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In the song attached to this piece, characters are often referred to not as the character, but as the actor who portrays them, which places the reader at a distance from the characters and emphasizes the strong relationship that often arose between actor and character. It also seems to suggest that the character no longer matters; Garrick could be playing anyone at all and still have his spot in the image. Character is secondary to actor.

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In this song, each character is mentioned briefly as part of the army that will overwhelm the rebels. Part of the joke, I think, is that these men are mostly unassuming/unimpressive... The viewer should "See puny Richard with high Heels, / In G-----'s Figure perking...And Serjeant Punch, pure Sport afford, / With mauling these Rascallions." Punch is dressed like a jester, and although known for, well, punching, he is not the commanding physical or leaderly presence one might expect from a sergeant. Richard here is emasculated and used as an example of a non-intimidating fighter.

Although the writer here uses specific details from the plays - Shylock has sworn to "have your Lights and Liver" - these characters do not seem meant to be faithful representations of Shakespeare's characters. They pass out of the realm of being specific characters in his plays to being convenient archetypes or examples to carry on a joke. In the Hamlet burlesque (comedic, irreverent retelling of Hamlet in one act), the preface brings up the people who would be offended by mistreating the Bard and his characters in such a way, and mentions that there is no writer better suited to a burlesque. Not to change his plays and characters in such a way would imply that Shakespeare's work is not strong enough on its own to withstand a liberal retelling, that Shakespeare's reputation is fragile and can be ruined by a parody. This idea reframes extremely different productions as not taking away from the brilliance of Shakespeare but adding to it by showing how recognizable the play is even in something like a burlesque, and as a symbol of how far Shakespeare inspired the next writer to go. 

Archivist Toolkit and the final stages

Remarkably, this entry will be one of the final posts I write for this summer's CCEPS fellowship. 

This week I worked on something completely new, signifying the final stages of processing the collection. Once I completed the foldering process, the next step was to transfer all of the info into Archivist Toolkit. Once this was done, I then had to arrange and review everything to make sure the collection was on its way to becoming ready and available for research!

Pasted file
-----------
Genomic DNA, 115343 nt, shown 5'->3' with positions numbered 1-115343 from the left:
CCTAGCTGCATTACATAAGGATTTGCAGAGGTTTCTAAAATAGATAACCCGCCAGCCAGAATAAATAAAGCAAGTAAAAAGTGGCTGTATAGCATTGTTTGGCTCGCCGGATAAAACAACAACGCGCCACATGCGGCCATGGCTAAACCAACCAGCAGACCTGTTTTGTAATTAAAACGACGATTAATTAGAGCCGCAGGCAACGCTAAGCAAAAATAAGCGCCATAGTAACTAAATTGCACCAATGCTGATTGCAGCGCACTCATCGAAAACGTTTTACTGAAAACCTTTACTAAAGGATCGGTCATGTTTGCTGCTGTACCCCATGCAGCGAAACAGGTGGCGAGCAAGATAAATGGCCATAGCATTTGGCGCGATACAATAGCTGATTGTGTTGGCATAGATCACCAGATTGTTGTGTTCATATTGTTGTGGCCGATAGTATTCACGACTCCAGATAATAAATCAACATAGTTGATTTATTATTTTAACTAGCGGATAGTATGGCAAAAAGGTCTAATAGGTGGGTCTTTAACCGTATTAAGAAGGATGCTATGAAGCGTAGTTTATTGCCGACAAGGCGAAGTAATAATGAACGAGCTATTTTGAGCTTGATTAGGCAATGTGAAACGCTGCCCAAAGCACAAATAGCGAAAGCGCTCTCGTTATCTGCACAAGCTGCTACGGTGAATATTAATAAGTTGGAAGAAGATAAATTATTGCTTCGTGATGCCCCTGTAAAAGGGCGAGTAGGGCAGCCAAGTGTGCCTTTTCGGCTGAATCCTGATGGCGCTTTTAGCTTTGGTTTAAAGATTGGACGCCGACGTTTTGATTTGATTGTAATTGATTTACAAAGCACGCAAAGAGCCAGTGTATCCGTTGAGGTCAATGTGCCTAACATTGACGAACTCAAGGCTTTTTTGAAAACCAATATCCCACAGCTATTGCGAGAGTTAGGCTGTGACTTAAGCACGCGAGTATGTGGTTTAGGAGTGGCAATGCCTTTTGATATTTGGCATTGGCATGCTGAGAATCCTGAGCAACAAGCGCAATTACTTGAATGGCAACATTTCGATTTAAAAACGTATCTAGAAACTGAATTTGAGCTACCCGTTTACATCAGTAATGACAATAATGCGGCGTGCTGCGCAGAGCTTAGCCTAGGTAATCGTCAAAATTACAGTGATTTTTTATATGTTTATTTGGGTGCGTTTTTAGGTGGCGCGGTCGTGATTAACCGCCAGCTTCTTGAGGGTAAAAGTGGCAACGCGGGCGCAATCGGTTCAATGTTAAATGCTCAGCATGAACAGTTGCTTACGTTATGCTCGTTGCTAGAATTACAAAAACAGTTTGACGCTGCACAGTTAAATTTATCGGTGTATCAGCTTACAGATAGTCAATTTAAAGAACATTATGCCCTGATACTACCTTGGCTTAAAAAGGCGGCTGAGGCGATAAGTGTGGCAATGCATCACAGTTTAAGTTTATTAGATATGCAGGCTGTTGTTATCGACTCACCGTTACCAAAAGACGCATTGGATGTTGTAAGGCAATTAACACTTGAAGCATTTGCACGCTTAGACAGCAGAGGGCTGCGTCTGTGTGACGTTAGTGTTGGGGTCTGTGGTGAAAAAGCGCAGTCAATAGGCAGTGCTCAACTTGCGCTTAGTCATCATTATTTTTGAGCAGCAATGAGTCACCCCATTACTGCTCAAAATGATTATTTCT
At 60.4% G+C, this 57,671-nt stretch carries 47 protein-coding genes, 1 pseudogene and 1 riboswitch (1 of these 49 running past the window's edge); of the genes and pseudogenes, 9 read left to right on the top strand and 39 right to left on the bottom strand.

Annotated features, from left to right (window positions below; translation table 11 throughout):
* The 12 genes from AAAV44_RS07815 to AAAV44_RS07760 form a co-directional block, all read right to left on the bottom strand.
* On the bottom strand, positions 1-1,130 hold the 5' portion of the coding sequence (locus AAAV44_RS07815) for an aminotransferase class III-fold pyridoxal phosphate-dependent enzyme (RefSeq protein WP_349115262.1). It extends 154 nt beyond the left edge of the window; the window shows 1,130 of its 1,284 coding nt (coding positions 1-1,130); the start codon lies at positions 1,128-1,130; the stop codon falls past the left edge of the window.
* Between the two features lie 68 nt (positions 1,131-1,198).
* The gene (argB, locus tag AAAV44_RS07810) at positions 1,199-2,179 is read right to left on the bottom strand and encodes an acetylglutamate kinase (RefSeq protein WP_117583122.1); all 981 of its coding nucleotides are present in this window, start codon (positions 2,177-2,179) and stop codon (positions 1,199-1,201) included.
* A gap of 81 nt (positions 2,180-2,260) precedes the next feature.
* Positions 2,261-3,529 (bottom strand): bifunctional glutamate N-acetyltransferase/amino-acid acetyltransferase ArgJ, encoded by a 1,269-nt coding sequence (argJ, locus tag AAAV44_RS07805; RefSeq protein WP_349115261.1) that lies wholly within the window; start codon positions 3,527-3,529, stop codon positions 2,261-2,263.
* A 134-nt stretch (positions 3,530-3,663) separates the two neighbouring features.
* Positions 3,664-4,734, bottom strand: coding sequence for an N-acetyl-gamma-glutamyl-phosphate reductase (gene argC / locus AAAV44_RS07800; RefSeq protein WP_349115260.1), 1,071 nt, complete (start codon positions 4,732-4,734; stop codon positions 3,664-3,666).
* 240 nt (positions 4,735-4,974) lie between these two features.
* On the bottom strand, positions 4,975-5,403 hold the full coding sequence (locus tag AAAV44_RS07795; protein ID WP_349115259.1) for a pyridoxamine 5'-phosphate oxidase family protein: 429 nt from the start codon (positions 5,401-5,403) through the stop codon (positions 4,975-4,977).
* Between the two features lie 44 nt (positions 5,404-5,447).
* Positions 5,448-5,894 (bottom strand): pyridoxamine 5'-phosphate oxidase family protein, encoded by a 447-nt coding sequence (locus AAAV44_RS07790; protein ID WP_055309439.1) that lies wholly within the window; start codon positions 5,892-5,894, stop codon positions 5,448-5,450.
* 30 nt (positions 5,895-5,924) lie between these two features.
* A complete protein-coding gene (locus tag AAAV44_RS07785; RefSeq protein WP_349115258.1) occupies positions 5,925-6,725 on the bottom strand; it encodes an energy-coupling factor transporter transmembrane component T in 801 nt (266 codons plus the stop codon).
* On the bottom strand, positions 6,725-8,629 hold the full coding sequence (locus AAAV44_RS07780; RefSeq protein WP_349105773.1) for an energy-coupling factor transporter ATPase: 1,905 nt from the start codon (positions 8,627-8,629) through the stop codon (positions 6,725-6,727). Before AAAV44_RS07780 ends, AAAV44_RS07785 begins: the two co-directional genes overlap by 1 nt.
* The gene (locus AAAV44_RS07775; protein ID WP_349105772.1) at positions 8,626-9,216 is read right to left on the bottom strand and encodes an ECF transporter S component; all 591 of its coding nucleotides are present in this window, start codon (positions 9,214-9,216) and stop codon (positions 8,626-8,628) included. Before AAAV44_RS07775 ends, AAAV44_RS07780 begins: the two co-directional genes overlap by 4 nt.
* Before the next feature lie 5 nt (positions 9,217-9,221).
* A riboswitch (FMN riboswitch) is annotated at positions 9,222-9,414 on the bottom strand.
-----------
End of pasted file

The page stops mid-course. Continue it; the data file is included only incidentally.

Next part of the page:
This entailed many steps, some of which I am still working on currently. I had to re-arrange some of the folders and move them into different boxes, based on space availability and making sure none of the folders would either move around too much because of too much room, or become folded and potentially compromised because the box was stuffed too tight. As it turned out, there was more room in most boxes than I had foresaw initially, and therefore had to place some more folders in each, causing a re-arrangement of sorts for the folder numbers of several folders. Thankfully, I was told not to write the actual box and folder number on the folder themselves until the very end of this process. Therefore, while I had to fix a lot of the information on Archivist Toolkit, at least I then completed the folders' titles with the appropriate information - saving a lot of hassle, erasing, and extra labor!

Now, I am working on the collection's finding aid and Front Matter. It has been very interesting to learn as I go the proper ways in which to describe the various aspects of a collection and provide valuable details for future researchers. There is a template, thankfully, to use as a guide but I've had to read some of the guidelines and learn about the overall format prior to simply adding in the necessary information. This has truly provided a great learning experience in addition to the welcoming task of completing the processing of an archival collection on my own. It has also been neat to research a little further on Professor Miller's career and notice some names of relatives, colleagues, and his published materials that I had come across multiple times while arranging the collection. 
It will be extremely exciting to write the post next week, as I should be finishing up the work and therefore able to relay all of the information and lessons I learned while processing the collection, especially creating the finding aid, which will hopefully "tie it all together." 
Stay tuned!

The Bearded Lady

This week, while browsing the Denison collection, my fellow researchers and I found some cross-dressing images. I'll save those for later, but on a similar note, we also saw some images from Macbeth in the Honnold/Mudd library. Why is it similar, you ask? Because Shakespeare's witches are not exclusively female. 

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(For your viewing pleasure--a drawing of a staging of Macbeth)

The witches in the Scottish play, interestingly, are never singled out as such by the characters, referred only to as the Weird Sisters. But, we may recognize them as such (if we were simply watching the play instead of reading the attributed lines) by their appearance given the social context surrounding witchcraft during the Renaissance. When the sisters first appear to Macbeth and Banquo, the latter cannot place their gender. He describes them as wild, withered, and with thin lips. Banquo even uses female pronouns, but pronounces that they "should be women,/ and yet your beards forbid me to interpret/ that you are so" (1.3.43-44). Essentially, the sisters are old bearded ladies. 

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(Image found in the Norman Philbrick Art Collection of the Honnold/Mudd Special Collections)